Sanskrit is one of the oldest languages in the world. Its script, called devanagari, is still in use today, being the basis for many South Asian writing systems. The meaning of the word devanagari is particularly significant in light of a historiography of language that places the word, particularly the written word, at the center of a spiritual outlook on the world and on humankind.
Some have dissected the meaning of devanagari to arrive at a signification relating to the divine (deva, god) and the urbane (nagari, neighborhood, village, town, city) associations of written language. This reflects the crucial written aspects of religious traditions and these traditions being situated within developed cities, powerful centers in civilization. Partially related but importantly distinct from this interpretation is a reading of the term that translates into the understanding that the script itself is in fact the residence of the divine. This second interpretation would make sense in that today, neighborhoods or districts in India at times bear the title nagar after an initial descriptor (e.g., Pradhan Nagar neighborhood in Siliguri or Malviya Nagar in South Delhi).
The notion that the alphabet is the abode of the gods, while perhaps new to those unacquainted with the more esoteric side of language, is not altogether outlandish. Egyptian writing systems have been shown to bear strong relationships to spiritual thought. Outgrowths of ancient links between writing and religious worldviews may be traced through Medieval Europe, a period in which literacy was inextricably linked to Catholic institutions. In The Moment of Astrology: Origins in Divination (1994), the author, Geoffrey Cornelius, cites a poignant quote from philosopher Martin Heidegger (1889–1976): "Language is the house of Being."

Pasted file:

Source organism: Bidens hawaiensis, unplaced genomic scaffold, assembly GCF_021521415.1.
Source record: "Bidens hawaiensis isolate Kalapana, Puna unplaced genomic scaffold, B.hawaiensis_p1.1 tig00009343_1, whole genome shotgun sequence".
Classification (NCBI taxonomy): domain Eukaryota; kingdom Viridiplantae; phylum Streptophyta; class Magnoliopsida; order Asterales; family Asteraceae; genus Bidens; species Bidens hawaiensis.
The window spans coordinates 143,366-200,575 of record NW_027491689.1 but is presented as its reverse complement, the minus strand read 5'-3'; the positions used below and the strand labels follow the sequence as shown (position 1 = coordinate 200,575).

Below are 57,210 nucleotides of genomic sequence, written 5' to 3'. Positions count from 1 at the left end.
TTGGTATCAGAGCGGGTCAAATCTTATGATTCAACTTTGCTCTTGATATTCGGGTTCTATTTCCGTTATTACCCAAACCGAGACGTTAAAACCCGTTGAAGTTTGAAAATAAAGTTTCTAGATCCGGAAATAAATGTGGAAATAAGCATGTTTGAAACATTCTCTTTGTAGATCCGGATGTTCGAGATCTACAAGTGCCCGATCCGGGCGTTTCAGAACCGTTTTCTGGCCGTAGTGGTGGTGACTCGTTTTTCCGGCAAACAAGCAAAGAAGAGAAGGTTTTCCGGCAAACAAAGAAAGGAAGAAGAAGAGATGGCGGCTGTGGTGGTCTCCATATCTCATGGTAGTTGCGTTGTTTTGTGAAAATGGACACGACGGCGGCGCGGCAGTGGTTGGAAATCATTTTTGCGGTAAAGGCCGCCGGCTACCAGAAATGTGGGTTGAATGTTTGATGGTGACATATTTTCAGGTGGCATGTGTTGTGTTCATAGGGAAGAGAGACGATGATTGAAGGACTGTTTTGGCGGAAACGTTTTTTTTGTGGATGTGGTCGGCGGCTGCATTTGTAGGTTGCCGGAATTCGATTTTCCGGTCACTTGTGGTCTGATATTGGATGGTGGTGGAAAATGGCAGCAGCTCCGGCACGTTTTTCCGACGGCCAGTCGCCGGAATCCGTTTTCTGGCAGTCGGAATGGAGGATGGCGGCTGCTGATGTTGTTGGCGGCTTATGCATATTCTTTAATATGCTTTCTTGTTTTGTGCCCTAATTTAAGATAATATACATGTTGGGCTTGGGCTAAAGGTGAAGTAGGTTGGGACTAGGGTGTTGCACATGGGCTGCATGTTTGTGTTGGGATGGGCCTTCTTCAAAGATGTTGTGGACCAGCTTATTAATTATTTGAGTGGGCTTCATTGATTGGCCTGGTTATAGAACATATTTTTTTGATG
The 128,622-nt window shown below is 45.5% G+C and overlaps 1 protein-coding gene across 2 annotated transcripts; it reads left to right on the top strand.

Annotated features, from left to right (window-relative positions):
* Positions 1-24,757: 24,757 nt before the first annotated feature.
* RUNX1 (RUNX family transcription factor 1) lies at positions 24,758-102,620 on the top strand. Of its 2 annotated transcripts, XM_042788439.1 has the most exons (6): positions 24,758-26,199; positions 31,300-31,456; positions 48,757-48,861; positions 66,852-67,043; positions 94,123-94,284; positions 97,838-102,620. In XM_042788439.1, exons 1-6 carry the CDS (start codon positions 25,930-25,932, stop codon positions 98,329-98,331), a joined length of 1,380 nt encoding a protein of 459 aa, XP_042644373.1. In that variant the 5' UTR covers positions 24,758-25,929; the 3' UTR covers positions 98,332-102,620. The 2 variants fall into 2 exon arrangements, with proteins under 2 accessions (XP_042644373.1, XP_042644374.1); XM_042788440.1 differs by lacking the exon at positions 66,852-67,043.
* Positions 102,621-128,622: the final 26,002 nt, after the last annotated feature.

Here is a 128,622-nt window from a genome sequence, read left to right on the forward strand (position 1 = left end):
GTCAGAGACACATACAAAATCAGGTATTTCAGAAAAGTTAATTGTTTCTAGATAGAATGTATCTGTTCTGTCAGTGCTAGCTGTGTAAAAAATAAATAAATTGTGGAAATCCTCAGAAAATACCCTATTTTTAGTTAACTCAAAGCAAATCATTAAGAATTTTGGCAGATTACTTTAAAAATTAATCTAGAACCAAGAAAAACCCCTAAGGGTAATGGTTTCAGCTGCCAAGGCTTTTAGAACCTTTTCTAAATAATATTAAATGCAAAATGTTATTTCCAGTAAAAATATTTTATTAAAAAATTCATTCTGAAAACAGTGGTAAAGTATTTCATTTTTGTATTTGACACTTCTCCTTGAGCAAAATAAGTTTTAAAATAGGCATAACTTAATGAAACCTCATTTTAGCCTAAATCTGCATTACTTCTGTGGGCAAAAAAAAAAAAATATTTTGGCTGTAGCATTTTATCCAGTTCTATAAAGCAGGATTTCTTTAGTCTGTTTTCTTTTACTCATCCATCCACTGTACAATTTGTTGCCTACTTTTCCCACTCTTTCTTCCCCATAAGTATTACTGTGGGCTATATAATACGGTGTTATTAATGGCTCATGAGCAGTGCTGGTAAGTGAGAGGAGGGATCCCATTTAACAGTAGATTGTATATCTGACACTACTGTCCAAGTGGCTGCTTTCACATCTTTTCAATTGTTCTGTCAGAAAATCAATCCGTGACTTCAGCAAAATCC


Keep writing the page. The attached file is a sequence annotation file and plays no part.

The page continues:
Conceiving of linguistic systems to be representations of the nature of the soul, however a given cosmology may happen to define Being or the divine or the place of humankind in the universe, recurs steadily over an immense period of time. To consider these ideas in a modern context, one might look to who controls the texts of the world. Perhaps this forces us to reconsider the meaning of power. After all, it is no secret that governments function as giant repositories of texted information. Does this mean the intention is control divine spirit? Is authority on this earth a matter of hoarding texts? What sort of texts are accumulated and who do these massive archives affect?
It would be a great pleasure to hear your ideas on how this might relate to music, particularly the guitar and its instrumental relatives. For one, the close connection between music and divine ritual might come into play. Also, some contrast between written language and music could be of aid. After all, the written musical record developed later than an established collection and canonization of what one might call non-musical compositions. Additionally, one might argue that the musical act is essentially impermanent, a fleeting sonic expression as opposed to the attempt toward longevity represented by the preservation of thought through the process of writing.
No recording today due to my taking a short break from vocal work and guitar in order to rest my body and recuperate after a period of illness. Thank you for reading.